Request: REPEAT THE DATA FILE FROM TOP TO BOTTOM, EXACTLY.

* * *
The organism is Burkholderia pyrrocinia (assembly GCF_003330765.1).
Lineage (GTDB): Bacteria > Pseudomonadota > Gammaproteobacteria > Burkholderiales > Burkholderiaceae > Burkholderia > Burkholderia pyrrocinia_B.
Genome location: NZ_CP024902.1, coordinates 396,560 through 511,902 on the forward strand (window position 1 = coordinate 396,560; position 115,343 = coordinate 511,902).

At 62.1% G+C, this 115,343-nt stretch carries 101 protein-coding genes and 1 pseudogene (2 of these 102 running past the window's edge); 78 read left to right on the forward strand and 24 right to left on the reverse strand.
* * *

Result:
The organism is Burkholderia pyrrocinia (assembly GCF_003330765.1).
Lineage (GTDB): Bacteria > Pseudomonadota > Gammaproteobacteria > Burkholderiales > Burkholderiaceae > Burkholderia > Burkholderia pyrrocinia_B.
Genome location: NZ_CP024902.1, coordinates 396,560 through 511,902 on the forward strand (window position 1 = coordinate 396,560; position 115,343 = coordinate 511,902).

At 62.1% G+C, this 115,343-nt stretch carries 101 protein-coding genes and 1 pseudogene (2 of these 102 running past the window's edge); 78 read left to right on the forward strand and 24 right to left on the reverse strand.